3 Reasons you must seek help for mental health

3 Reasons you must seek help for mental health

Seeking help for mental health reasons is not something that anyone wants to do. It feels like failure in a way, not being able to deal with a situation that to you, may seem silly.

The thing about psychology is, you may not be able to help your reaction (more on that below). You can, however help the way in which you view why now is the reason to seek help for your mental health.

Mental Health affects productivity and focus

Productivity and focus go hand in hand. Your mental health is the back bone to achieving it. Concentrating on a task becomes increasingly difficult and tasks get overwhelming quickly. Your mindset will alter the way to approach your tasks, and even how you respond to them when completing them. If your mental health is suffering, then you may be more likely to get distracted and try and multitask (which doesn’t work, here’s why).

Mental Health changes your outlook on achievements

Like I’ve mentioned above, your mental health will have an impact on your productivity, but it also has a direct impact on how you view your achievements. So even if you ticked off your to do list, your brain may well decide that it’s actually not good enough after all. Maybe your assignment you finished is crap. Maybe you should have done better than you did. Negative mental health, negative outlook.

Your brain processes in the background

There is a reason you come up with ideas in the shower or when your driving. It’s because your brain has the great ability to continue processes in the background. But that is a double edged sword. Working on problems in the background is good if it solves a problem, but do you know what it does when you are trying to process information associated with mental health concerns? It gets you when you stop being so busy. So bedtime is a great time. It will be hard to shut off before bed, hard to stay asleep and even harder to get a restful nights sleep when your brain isn’t shutting off.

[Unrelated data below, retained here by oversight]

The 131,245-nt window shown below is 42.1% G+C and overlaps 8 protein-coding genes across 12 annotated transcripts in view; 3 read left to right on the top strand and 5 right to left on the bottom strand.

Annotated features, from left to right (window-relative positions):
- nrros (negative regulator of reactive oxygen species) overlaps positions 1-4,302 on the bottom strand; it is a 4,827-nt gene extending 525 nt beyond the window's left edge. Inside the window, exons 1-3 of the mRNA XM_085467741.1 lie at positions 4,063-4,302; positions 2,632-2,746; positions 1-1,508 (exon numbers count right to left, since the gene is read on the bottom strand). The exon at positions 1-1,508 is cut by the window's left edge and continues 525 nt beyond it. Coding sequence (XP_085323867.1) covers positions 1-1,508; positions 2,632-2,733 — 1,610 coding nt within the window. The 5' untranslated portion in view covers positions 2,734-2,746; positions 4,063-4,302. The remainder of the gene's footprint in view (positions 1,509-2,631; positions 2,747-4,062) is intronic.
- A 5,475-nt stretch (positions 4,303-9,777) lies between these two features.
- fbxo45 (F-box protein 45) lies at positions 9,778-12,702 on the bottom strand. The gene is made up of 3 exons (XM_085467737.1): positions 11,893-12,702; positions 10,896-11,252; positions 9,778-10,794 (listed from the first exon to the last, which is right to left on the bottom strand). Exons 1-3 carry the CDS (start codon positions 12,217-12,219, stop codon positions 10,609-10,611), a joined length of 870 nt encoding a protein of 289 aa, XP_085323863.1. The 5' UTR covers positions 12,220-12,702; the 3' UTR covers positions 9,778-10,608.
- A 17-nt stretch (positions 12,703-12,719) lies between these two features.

mental health

It’s not your fault

Everyone reacts to situations differently according to our mental health. We all have emotional availability. If you’re a parent you’ll know how much attention society is now paying to emotional intelligence in children. Teaching our children how to regulate their emotions, what to do with them when they are struggling and how to recognise when they need to seek help or change their actions.

As adults we are no different.

The difference is however, we didn’t receive the same focus on the skills of emotional availability or regulation and mental health.

Your past experiences will be the deciding factor in how you respond. How you seek help, and when you decide the help is needed. This means that your understanding of this will be completely different to the person sitting next to you.

If a previous emotional reaction was met with a negative impact, you will forever remember that feeling. It’s always the negative that seems to stick out. The feeling you’ve done something wrong. The feeling of failure. Of disappointment.

It’s a part of adult life that we all seem to work out along the way – struggle is inevitable, shitty mental health is inevitable.

But why do we all seem to be built up on the understanding that if we are struggling then we need to deal with it on our own?

That’s not the way to do it.

What becomes difficult is when we struggle beyond our capabilities. Our understanding goes as far as knowing something doesn’t feel quite right, but that’s it.

How are you meant to work it out?

A lot of the time you just feel a bit lost or even stupid – which is definitely not the case.

Bigger challenges then arise when you, in your emotional infancy have to then support people through their crisis times.

When we don’t have the right tools to support our own emotions, supporting others becomes exhausting.

Emotionally exhausting.

Some days you feel like you don’t have the space left to care.

Some days the stress of not feeling in control gets to you.

It’s being so stressed out that the emotions now feel non existent. Like you’re feeling everything at once and yet nothing at all.

It’s at the heart of burnout.

Related We need to stop glorifying burnout

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Mental fitness needs to become a standard

If you or someone you know is struggling with mental illness